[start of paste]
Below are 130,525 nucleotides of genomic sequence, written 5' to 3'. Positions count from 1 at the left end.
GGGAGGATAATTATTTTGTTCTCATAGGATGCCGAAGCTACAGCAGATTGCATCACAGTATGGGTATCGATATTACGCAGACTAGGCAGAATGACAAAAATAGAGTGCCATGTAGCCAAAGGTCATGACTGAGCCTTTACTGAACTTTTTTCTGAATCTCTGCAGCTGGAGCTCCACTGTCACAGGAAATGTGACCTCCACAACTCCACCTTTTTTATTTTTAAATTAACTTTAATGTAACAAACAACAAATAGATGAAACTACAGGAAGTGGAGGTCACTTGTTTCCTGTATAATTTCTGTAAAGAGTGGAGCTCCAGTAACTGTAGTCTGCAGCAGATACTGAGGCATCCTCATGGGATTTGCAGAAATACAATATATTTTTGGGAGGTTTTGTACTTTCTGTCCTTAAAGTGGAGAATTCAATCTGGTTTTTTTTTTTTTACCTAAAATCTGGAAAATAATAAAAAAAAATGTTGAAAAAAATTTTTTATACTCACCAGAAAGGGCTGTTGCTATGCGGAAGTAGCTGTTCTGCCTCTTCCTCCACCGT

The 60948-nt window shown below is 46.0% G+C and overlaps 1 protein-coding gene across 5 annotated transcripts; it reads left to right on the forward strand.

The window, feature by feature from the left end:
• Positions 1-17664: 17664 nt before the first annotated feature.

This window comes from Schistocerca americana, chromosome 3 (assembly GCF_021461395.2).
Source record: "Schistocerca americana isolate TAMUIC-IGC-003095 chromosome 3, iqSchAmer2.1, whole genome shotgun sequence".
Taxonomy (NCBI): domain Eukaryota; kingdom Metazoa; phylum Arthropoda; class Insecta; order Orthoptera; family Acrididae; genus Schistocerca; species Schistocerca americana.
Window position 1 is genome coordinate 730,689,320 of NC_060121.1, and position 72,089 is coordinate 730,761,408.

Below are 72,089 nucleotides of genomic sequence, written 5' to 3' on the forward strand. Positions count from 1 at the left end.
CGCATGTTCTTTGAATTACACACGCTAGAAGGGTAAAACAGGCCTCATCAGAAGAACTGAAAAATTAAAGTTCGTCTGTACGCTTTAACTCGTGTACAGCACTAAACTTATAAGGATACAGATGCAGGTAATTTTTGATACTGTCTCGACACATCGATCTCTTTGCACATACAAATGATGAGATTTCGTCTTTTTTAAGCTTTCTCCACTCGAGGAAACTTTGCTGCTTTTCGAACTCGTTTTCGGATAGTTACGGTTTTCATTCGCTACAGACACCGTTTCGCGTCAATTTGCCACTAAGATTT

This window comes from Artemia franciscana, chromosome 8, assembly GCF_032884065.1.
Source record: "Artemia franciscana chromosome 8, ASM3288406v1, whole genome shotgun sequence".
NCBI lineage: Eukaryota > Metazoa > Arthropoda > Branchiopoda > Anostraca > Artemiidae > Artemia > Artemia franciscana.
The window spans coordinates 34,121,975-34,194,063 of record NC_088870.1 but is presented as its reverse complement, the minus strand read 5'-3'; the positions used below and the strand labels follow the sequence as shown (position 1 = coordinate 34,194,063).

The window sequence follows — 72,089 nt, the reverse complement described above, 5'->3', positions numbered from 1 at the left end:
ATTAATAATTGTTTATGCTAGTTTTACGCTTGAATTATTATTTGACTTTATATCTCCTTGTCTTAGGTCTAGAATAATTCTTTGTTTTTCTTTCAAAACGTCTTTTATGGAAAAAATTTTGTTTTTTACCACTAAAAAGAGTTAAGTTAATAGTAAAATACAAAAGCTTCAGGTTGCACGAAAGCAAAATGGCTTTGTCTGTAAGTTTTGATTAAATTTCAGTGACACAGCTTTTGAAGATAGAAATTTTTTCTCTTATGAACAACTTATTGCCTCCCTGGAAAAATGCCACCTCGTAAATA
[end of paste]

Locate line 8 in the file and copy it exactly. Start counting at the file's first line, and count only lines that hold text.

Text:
Taxonomy (NCBI): domain Eukaryota; kingdom Metazoa; phylum Arthropoda; class Insecta; order Orthoptera; family Acrididae; genus Schistocerca; species Schistocerca americana.